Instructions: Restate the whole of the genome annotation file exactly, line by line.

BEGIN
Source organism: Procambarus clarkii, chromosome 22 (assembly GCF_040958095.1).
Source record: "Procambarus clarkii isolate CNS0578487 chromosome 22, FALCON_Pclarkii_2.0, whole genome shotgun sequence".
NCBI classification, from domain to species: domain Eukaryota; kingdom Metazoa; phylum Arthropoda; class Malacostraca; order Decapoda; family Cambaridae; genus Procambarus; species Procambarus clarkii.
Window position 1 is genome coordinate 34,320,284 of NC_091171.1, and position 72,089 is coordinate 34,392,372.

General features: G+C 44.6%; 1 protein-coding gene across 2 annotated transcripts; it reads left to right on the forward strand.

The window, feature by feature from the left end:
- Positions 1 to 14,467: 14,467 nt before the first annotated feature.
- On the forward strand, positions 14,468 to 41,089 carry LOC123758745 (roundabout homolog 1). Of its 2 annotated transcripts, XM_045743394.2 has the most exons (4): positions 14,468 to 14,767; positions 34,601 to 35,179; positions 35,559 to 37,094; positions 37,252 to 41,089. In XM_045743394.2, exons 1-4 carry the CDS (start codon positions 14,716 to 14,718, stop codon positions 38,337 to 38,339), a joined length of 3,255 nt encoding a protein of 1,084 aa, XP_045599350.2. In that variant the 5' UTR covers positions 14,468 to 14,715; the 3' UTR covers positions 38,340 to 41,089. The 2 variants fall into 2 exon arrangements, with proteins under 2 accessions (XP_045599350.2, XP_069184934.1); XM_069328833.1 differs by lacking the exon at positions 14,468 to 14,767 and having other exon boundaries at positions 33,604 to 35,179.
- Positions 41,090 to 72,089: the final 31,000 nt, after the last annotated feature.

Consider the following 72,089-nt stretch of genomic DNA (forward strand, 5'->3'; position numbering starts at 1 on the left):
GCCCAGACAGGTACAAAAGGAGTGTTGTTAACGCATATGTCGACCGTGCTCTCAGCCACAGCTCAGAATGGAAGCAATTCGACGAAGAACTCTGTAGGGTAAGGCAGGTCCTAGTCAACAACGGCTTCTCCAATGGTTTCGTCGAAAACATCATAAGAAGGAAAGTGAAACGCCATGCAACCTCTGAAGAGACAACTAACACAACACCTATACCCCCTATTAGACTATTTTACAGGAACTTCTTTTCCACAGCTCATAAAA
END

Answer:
Source organism: Procambarus clarkii, chromosome 22 (assembly GCF_040958095.1).
Source record: "Procambarus clarkii isolate CNS0578487 chromosome 22, FALCON_Pclarkii_2.0, whole genome shotgun sequence".
NCBI classification, from domain to species: domain Eukaryota; kingdom Metazoa; phylum Arthropoda; class Malacostraca; order Decapoda; family Cambaridae; genus Procambarus; species Procambarus clarkii.
Window position 1 is genome coordinate 34,320,284 of NC_091171.1, and position 72,089 is coordinate 34,392,372.

General features: G+C 44.6%; 1 protein-coding gene across 2 annotated transcripts; it reads left to right on the forward strand.

The window, feature by feature from the left end:
- Positions 1 to 14,467: 14,467 nt before the first annotated feature.
- On the forward strand, positions 14,468 to 41,089 carry LOC123758745 (roundabout homolog 1). Of its 2 annotated transcripts, XM_045743394.2 has the most exons (4): positions 14,468 to 14,767; positions 34,601 to 35,179; positions 35,559 to 37,094; positions 37,252 to 41,089. In XM_045743394.2, exons 1-4 carry the CDS (start codon positions 14,716 to 14,718, stop codon positions 38,337 to 38,339), a joined length of 3,255 nt encoding a protein of 1,084 aa, XP_045599350.2. In that variant the 5' UTR covers positions 14,468 to 14,715; the 3' UTR covers positions 38,340 to 41,089. The 2 variants fall into 2 exon arrangements, with proteins under 2 accessions (XP_045599350.2, XP_069184934.1); XM_069328833.1 differs by lacking the exon at positions 14,468 to 14,767 and having other exon boundaries at positions 33,604 to 35,179.
- Positions 41,090 to 72,089: the final 31,000 nt, after the last annotated feature.

Consider the following 72,089-nt stretch of genomic DNA (forward strand, 5'->3'; position numbering starts at 1 on the left):
GCCCAGACAGGTACAAAAGGAGTGTTGTTAACGCATATGTCGACCGTGCTCTCAGCCACAGCTCAGAATGGAAGCAATTCGACGAAGAACTCTGTAGGGTAAGGCAGGTCCTAGTCAACAACGGCTTCTCCAATGGTTTCGTCGAAAACATCATAAGAAGGAAAGTGAAACGCCATGCAACCTCTGAAGAGACAACTAACACAACACCTATACCCCCTATTAGACTATTTTACAGGAACTTCTTTTCCACAGCTCATAAAA